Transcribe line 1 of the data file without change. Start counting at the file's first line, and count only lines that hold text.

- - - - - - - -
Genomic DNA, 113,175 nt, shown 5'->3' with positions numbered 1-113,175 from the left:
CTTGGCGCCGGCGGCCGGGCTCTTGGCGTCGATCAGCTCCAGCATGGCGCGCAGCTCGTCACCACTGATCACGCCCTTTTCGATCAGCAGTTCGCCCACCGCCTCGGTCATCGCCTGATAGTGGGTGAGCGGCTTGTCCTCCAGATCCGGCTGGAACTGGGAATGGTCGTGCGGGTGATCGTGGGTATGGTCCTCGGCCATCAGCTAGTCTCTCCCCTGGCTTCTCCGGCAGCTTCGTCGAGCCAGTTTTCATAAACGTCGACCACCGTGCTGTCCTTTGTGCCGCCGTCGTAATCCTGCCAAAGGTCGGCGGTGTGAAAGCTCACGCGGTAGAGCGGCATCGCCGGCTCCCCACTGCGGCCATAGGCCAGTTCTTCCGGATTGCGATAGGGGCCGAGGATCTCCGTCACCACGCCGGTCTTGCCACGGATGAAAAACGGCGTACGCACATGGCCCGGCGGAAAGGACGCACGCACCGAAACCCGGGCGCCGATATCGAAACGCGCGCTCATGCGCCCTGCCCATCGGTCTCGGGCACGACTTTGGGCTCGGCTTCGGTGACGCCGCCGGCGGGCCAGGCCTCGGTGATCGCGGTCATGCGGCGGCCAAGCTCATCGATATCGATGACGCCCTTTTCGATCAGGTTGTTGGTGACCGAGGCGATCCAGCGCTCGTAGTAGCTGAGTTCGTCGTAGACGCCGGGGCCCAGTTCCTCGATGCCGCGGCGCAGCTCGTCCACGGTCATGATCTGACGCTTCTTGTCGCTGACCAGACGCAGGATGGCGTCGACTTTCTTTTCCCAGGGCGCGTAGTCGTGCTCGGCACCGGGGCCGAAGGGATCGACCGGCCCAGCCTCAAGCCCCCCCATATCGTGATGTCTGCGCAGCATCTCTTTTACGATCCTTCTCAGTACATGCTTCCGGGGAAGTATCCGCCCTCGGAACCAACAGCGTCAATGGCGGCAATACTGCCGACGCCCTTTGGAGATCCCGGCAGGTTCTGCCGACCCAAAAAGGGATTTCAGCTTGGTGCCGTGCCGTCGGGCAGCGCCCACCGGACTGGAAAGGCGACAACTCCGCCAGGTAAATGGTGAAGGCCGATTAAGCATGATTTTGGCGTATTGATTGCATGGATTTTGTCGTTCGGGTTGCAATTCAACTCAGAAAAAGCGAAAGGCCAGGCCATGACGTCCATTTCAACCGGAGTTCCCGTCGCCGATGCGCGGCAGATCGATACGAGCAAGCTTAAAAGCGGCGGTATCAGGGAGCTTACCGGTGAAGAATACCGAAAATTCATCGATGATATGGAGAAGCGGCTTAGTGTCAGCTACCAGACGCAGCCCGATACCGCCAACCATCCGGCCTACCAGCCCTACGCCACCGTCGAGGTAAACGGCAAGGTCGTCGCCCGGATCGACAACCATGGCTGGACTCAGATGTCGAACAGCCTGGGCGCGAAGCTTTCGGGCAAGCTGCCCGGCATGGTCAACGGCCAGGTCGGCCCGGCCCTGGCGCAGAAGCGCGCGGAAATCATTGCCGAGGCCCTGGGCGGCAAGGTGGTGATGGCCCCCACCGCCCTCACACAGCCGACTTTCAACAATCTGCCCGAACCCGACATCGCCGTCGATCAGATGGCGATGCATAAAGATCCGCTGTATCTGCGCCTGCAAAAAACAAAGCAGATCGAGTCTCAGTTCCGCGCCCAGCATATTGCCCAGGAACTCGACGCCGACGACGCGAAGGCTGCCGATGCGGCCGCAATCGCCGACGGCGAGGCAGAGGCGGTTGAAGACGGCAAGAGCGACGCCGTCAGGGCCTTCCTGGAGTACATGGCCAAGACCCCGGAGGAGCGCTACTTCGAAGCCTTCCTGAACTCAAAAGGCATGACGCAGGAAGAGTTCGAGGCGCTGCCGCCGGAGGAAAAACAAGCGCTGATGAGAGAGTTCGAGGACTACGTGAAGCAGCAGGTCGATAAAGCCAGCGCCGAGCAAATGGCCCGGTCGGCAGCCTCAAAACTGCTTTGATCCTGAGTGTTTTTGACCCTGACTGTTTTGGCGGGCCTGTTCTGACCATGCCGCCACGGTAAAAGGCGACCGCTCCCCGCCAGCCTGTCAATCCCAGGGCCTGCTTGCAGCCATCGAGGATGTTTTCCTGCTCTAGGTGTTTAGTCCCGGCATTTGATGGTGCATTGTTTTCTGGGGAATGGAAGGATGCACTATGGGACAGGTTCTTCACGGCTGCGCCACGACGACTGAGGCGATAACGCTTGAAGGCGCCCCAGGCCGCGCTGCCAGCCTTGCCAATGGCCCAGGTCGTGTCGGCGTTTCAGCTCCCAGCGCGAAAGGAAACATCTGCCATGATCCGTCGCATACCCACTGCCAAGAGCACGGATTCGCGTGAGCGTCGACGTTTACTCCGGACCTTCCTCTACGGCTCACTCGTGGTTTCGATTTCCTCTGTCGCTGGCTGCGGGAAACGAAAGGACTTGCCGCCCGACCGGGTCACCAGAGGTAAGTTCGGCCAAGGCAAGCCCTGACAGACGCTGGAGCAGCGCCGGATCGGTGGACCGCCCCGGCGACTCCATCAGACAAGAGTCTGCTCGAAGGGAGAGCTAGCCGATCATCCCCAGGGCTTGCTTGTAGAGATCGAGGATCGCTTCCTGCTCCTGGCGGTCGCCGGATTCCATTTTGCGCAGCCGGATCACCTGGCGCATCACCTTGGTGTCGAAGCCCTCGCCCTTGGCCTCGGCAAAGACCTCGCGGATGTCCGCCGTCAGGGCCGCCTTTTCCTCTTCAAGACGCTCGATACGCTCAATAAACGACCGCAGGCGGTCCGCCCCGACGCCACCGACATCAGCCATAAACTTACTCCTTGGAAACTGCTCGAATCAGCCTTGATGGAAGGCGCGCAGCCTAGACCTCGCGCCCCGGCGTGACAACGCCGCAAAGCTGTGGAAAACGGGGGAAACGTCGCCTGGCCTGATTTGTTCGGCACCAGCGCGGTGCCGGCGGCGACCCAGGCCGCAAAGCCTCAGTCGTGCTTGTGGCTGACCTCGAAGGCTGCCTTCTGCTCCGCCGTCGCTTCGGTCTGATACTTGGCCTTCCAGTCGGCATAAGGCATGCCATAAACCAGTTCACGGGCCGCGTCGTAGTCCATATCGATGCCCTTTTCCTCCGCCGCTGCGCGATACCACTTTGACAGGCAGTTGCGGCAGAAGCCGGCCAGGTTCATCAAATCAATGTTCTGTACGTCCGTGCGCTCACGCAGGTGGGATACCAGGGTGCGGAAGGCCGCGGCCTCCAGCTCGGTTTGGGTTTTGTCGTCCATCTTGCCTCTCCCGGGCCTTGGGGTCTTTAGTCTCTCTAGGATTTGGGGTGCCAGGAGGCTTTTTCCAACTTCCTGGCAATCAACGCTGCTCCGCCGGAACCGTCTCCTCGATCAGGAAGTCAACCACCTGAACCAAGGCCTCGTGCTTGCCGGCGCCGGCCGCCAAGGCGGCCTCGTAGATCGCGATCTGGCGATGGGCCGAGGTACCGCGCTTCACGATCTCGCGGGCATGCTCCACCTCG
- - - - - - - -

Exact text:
Genomic DNA, 113,175 nt, shown 5'->3' with positions numbered 1-113,175 from the left: